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Bistro Verdu Update


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Restaurants & Bars Los Angeles Area

Bistro Verdu Update

Griller141 | | Jul 13, 2006 03:04 AM

Went back to Verdu out of a sense of loyalty to the only attempt at an innovative restaurant in NE Glendale (OK, to be honest, in all of Glendale... and, for that matter, Burbank as well). They have lost their large space next door, at which we have enjoyed many fine evenings of tapas and wines - it will be a retail wine store soon. The wait staff has completely changed. And the chef/owner was out for the evening. I am sure he is usually there.
Tuesdays they have several nice bottles of wine, largely Spanish, but some California and French, for half price. Wednesdays they have a prix fixe menu ($28 for 3 courses), which basically translates into a free dessert.
Hama Hama oysters were really fresh, but drowned in a champagne mignonette right in the shell - not on the side. Very disappointing as I am one of those who loves fresh oysters without any "sauce". Roasted beet salad, which is one of their long term specialities did not disappoint. Lots of flavors (pear, pistachios, herbs, dressing) which amazingly blend into a coherent whole. Highly recommended.
Paella which was really an overcooked risotto with a generous piece of fish on top, a few clams, and the most wonderful andouille sausage. All in all a nice take on the classic, but not really what you'd get in a real Spanish restaurant. Chicken risotto had some nice, bold flavors, but was seemed to be the sous chef's imitation of the real thing. I must emphasize that the chef was not there.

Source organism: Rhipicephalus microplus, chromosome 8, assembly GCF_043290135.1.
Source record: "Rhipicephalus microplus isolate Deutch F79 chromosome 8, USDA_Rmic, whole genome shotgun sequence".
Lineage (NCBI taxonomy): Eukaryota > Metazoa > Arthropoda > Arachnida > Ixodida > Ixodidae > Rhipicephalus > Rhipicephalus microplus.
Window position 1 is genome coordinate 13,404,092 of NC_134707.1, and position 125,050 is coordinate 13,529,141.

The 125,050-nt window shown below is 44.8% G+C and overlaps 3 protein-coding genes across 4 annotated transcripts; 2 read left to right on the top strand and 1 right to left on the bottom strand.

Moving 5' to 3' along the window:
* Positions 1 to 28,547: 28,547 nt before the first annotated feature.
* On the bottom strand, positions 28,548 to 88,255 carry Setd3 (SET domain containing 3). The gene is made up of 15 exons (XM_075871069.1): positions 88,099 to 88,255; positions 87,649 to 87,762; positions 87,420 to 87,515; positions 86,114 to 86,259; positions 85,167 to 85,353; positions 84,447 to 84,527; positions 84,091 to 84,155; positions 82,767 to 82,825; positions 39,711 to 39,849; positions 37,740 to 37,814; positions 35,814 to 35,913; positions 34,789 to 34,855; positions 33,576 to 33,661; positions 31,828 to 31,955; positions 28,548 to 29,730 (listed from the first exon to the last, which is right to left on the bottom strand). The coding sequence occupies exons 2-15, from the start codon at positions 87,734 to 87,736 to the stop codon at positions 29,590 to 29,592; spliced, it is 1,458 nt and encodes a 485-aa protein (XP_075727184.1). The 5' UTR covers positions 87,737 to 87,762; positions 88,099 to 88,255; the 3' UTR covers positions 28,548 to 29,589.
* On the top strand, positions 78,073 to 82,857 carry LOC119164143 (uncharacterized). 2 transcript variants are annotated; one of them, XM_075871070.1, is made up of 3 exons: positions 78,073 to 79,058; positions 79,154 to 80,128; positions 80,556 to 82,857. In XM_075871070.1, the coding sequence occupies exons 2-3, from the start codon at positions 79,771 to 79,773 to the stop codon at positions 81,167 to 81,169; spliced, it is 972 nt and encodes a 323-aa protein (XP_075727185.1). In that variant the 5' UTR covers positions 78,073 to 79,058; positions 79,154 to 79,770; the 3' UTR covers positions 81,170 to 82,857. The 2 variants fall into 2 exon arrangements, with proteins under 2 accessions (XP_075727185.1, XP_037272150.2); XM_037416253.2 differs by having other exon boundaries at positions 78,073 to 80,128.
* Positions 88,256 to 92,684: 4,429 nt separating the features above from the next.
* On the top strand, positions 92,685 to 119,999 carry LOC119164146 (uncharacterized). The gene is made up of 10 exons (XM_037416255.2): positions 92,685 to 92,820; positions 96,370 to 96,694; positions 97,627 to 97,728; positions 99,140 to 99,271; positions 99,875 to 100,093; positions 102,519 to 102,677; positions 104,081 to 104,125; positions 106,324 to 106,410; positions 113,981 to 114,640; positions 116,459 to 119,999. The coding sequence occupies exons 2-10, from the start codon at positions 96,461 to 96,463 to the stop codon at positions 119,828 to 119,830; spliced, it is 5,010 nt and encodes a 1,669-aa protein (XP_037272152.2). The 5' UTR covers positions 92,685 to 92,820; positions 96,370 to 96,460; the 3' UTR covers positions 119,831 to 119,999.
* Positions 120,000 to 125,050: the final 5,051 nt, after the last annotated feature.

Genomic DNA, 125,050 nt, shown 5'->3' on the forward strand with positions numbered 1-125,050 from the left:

Desserts were a little disappointing. Chocolate pot au creme was hot fudge sauce with a little chantilly cream on top. Too dense for even a chocoholic. Mille feuille had lots of whipped and other cream but was something I could probably have done myself with a little help from Pepperidge Farm.
Wines are wonderful - several interesting by the glass selections at reasonable prices. Many unusual Spanish wines, off the beaten track Californias, and some New Zealands and French. Waiters have definite opinions on the wines, which is good IMHO. They need more experience. Nice 8 ounce glasses were more than half full of the whites, but the reds were inexplicably less than 1/3 full. When asked about this, it was explained, after ostentatiously eyeballing the pour levels at table height, that the pours are 6 oz and that ours met the criterion. Oh well, I'm trying to cut down.
All in all, this would not pass muster in New York, SF, or even West LA, but for the price and the location it is impossible to do better.

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